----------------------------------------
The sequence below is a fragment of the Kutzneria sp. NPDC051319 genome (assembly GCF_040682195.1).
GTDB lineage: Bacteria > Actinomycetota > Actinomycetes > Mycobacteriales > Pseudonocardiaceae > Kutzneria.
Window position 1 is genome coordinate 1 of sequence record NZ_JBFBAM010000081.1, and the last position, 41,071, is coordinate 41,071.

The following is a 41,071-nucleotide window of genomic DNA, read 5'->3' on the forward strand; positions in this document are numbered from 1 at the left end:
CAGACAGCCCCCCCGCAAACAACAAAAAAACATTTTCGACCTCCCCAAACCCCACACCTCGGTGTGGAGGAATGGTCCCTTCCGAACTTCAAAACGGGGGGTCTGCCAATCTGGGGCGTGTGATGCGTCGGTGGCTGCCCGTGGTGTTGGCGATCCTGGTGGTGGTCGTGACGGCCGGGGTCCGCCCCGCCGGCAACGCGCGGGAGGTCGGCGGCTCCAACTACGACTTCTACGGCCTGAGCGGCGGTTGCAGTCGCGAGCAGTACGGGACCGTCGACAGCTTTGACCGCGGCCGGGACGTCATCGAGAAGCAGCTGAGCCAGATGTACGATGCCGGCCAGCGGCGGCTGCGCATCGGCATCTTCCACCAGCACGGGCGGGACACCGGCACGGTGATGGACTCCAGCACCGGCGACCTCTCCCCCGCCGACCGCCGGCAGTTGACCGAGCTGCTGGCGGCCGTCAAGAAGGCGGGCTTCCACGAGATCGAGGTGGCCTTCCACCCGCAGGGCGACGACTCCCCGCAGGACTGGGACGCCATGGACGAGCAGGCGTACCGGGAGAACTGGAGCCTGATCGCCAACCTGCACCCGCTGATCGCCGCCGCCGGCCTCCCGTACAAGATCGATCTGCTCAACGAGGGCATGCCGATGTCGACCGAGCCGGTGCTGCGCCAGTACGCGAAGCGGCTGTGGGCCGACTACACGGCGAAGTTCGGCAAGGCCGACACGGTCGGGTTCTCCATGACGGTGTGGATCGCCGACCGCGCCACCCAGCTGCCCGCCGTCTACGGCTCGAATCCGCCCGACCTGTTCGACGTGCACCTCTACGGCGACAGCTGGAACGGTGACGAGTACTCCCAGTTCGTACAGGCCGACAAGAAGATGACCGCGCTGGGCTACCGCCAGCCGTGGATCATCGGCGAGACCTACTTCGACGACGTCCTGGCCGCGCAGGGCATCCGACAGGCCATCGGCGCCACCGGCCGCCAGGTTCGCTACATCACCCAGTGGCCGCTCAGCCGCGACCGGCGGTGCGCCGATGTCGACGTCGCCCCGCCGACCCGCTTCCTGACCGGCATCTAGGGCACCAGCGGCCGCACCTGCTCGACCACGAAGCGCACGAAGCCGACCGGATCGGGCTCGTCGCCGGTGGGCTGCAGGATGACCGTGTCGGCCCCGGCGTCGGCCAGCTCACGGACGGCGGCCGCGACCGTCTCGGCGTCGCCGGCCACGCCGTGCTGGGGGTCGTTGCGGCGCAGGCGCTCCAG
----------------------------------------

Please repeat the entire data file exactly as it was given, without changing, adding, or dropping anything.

The sequence below is a fragment of the Kutzneria sp. NPDC051319 genome (assembly GCF_040682195.1).
GTDB lineage: Bacteria > Actinomycetota > Actinomycetes > Mycobacteriales > Pseudonocardiaceae > Kutzneria.
Window position 1 is genome coordinate 1 of sequence record NZ_JBFBAM010000081.1, and the last position, 41,071, is coordinate 41,071.

The following is a 41,071-nucleotide window of genomic DNA, read 5'->3' on the forward strand; positions in this document are numbered from 1 at the left end:
CAGACAGCCCCCCCGCAAACAACAAAAAAACATTTTCGACCTCCCCAAACCCCACACCTCGGTGTGGAGGAATGGTCCCTTCCGAACTTCAAAACGGGGGGTCTGCCAATCTGGGGCGTGTGATGCGTCGGTGGCTGCCCGTGGTGTTGGCGATCCTGGTGGTGGTCGTGACGGCCGGGGTCCGCCCCGCCGGCAACGCGCGGGAGGTCGGCGGCTCCAACTACGACTTCTACGGCCTGAGCGGCGGTTGCAGTCGCGAGCAGTACGGGACCGTCGACAGCTTTGACCGCGGCCGGGACGTCATCGAGAAGCAGCTGAGCCAGATGTACGATGCCGGCCAGCGGCGGCTGCGCATCGGCATCTTCCACCAGCACGGGCGGGACACCGGCACGGTGATGGACTCCAGCACCGGCGACCTCTCCCCCGCCGACCGCCGGCAGTTGACCGAGCTGCTGGCGGCCGTCAAGAAGGCGGGCTTCCACGAGATCGAGGTGGCCTTCCACCCGCAGGGCGACGACTCCCCGCAGGACTGGGACGCCATGGACGAGCAGGCGTACCGGGAGAACTGGAGCCTGATCGCCAACCTGCACCCGCTGATCGCCGCCGCCGGCCTCCCGTACAAGATCGATCTGCTCAACGAGGGCATGCCGATGTCGACCGAGCCGGTGCTGCGCCAGTACGCGAAGCGGCTGTGGGCCGACTACACGGCGAAGTTCGGCAAGGCCGACACGGTCGGGTTCTCCATGACGGTGTGGATCGCCGACCGCGCCACCCAGCTGCCCGCCGTCTACGGCTCGAATCCGCCCGACCTGTTCGACGTGCACCTCTACGGCGACAGCTGGAACGGTGACGAGTACTCCCAGTTCGTACAGGCCGACAAGAAGATGACCGCGCTGGGCTACCGCCAGCCGTGGATCATCGGCGAGACCTACTTCGACGACGTCCTGGCCGCGCAGGGCATCCGACAGGCCATCGGCGCCACCGGCCGCCAGGTTCGCTACATCACCCAGTGGCCGCTCAGCCGCGACCGGCGGTGCGCCGATGTCGACGTCGCCCCGCCGACCCGCTTCCTGACCGGCATCTAGGGCACCAGCGGCCGCACCTGCTCGACCACGAAGCGCACGAAGCCGACCGGATCGGGCTCGTCGCCGGTGGGCTGCAGGATGACCGTGTCGGCCCCGGCGTCGGCCAGCTCACGGACGGCGGCCGCGACCGTCTCGGCGTCGCCGGCCACGCCGTGCTGGGGGTCGTTGCGGCGCAGGCGCTCCAG